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That’s not correct (on economics)

Seems the folk that write about economics are largely idiots.

OK … maybe that is a bit strong, but with so many examples like this, it is hard to come to any other conclusion.

The shift in income shares since the 1970s — from the middle and bottom to the top, as well as from the top to the very, very top — is a big reason incomes for the middle class and poor have grown so slowly.
[snipped a bit about another writer]
That’s not correct. Look at the chart here, showing average annual economic growth over three-year periods since 1950, and you’ll see that growth since the 1970s has been slower than growth before the 1970s. The peaks on the right side of the chart are lower than the peaks on the left.

A simple observation – economic growth is about consumption. You only produce goods when you have interested consumers. To increase consumption you must have more folk getting paid more money – and not stashing away increased income in investments. This point is by no means new, as I have seen writings from the 1950′s that made the very same observation – and it could easily be far older.

If your income increased quite a lot, some folk will spend it all, but most put a much larger portion into savings. To the extent that investment is good for the economy, this is a good thing. In a capital-starved economy, unequal income distribution might be a very good thing. When the income distribution shifted disproportionately to a smaller group, what we got is less consumption and more investment. Less consumption depresses economic growth. Note that this is a destabilizing feedback pattern.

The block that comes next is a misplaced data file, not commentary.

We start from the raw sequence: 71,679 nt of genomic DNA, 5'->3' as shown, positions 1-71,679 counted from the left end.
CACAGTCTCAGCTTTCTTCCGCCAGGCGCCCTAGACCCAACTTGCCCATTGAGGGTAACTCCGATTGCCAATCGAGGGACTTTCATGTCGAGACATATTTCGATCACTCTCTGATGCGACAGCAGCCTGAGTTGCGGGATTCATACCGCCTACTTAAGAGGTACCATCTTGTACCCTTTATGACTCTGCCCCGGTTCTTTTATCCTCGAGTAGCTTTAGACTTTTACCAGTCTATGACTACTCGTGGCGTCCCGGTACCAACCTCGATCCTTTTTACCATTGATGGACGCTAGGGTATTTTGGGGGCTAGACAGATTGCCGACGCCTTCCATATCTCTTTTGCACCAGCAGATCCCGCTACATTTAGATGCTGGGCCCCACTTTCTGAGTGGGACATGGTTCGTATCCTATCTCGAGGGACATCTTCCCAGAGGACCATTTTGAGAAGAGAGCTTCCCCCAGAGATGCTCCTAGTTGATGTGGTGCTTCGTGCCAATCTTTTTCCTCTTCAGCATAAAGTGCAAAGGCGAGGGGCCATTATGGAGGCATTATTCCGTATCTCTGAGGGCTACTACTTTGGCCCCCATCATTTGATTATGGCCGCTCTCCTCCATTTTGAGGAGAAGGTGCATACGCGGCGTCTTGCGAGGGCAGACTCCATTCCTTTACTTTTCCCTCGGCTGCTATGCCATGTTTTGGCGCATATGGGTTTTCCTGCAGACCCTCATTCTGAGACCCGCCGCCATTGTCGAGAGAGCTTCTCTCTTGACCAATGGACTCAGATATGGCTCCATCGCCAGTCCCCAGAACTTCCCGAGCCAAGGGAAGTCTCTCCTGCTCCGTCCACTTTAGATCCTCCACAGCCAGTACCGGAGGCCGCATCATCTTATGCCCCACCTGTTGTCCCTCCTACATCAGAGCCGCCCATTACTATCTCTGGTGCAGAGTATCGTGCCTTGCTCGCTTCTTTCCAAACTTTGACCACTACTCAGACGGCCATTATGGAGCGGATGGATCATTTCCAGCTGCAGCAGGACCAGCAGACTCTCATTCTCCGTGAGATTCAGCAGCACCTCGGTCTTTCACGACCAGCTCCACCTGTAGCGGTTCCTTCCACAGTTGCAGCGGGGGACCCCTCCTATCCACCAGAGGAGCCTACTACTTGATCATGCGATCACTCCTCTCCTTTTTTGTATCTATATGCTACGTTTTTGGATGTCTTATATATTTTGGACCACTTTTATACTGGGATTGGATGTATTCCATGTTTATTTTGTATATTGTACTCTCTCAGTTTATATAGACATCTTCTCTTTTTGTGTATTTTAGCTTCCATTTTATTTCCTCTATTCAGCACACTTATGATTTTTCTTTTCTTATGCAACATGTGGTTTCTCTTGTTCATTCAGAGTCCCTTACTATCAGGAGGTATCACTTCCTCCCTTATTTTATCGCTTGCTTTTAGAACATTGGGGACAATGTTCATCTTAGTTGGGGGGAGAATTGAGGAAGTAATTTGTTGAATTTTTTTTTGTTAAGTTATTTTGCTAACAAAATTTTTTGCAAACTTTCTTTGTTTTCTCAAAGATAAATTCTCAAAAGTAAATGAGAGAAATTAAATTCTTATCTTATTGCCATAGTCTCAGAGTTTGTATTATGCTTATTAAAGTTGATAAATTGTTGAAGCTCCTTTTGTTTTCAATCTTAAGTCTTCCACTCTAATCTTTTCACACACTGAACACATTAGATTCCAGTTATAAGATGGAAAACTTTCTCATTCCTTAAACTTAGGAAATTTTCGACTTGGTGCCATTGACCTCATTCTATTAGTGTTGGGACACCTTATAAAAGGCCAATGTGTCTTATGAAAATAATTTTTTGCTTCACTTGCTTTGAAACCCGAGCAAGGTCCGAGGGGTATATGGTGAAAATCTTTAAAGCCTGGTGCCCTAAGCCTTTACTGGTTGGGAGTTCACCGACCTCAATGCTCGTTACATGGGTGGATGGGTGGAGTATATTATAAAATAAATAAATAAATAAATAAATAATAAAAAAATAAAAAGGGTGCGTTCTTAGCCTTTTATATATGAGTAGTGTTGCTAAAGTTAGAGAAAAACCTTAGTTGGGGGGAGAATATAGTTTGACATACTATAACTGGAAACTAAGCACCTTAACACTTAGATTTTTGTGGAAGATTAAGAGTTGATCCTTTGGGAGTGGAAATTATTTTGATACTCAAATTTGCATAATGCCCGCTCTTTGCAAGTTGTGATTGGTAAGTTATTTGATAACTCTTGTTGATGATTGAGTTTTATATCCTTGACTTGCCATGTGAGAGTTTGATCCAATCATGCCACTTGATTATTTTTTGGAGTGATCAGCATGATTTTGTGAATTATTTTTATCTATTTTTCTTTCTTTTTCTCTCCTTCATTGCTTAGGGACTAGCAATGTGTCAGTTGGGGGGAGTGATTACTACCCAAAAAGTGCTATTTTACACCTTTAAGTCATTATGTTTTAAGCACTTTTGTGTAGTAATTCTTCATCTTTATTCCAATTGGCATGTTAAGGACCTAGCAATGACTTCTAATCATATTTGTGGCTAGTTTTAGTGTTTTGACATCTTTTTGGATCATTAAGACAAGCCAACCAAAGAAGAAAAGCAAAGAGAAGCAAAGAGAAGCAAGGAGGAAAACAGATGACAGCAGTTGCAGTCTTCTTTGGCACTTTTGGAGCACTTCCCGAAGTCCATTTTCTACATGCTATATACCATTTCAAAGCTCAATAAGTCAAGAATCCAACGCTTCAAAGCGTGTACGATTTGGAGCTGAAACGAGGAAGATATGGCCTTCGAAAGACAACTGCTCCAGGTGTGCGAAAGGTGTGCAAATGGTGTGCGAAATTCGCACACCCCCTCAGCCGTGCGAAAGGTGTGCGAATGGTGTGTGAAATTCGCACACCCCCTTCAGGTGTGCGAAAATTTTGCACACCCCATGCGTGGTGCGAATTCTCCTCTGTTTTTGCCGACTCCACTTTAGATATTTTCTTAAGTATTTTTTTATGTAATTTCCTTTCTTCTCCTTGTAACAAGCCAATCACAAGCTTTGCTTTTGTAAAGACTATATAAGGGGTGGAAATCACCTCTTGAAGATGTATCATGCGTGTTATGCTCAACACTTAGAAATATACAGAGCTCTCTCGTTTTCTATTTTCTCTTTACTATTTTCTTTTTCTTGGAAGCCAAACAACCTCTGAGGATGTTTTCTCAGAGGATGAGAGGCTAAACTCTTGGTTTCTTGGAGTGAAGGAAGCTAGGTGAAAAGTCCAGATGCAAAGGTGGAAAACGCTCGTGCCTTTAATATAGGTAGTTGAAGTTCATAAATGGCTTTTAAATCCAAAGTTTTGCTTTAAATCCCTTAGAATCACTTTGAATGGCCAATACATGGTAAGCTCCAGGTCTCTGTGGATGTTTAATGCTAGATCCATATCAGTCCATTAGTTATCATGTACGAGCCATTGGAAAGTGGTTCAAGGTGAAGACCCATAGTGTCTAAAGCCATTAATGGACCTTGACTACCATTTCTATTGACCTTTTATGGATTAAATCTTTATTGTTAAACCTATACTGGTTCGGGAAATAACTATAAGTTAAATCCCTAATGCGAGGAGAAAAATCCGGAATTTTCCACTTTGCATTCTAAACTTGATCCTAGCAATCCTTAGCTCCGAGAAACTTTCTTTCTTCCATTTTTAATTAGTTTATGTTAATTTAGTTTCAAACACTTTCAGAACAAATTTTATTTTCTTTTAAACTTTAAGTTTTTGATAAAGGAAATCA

The above referenced article fails to make the connection – and this failure is very common in the Wall Street universe.

I came out of an engineering / science background. The best folk in those disciplines are well-capable of distinguishing causes from effects, and ruthless in their practice of analysis. By comparison, most writings in economics – in terms of analysis – seem hopelessly flabby. (Growing up, the few folk I knew who went into economics were far from brightest, so perhaps the poor state of economics as a discipline is predictable.)

What would the world look like if capital was far in excess of economic needs?

Back in the 1950′s my father considered going into farming, but found that farm prices had jumped far out of reach. Back in the 1970′s house prices were rising far faster than costs (at least around here). In the 1980′s and 90′s computer and software companies rode enormous bubbles in price on stock markets, though very few ever paid a dividend, and most are gone today. There are and were lots of other bubbles. Any time something looks like a good investment, lots of money flows in and prices rise dramatically. Looks like there is a lot of money looking for a place to invest.

Our present world looks very much like what you would expect with too much capital.

In fact, if we use the history of the stock market as an measure, then it would seem that excess capital (or at least misdirected capital) was a problem as far back as the 1920′s. The original notion of the stock market makes sense – you buy stock in a company, the company expands, and the stock pays dividends. The price of the stock reflects the investors expected return on investment. What we have now is a market that places little or no value on dividends, and prices reflect what investors expect when the stock is sold in the future. The current stock market is little more than yet another form of gambling. What made the stock market transition from something useful to gambling? The answer lies in too much capital chasing too few places to invest – and from our history it seems this was true as far back as the 1920′s.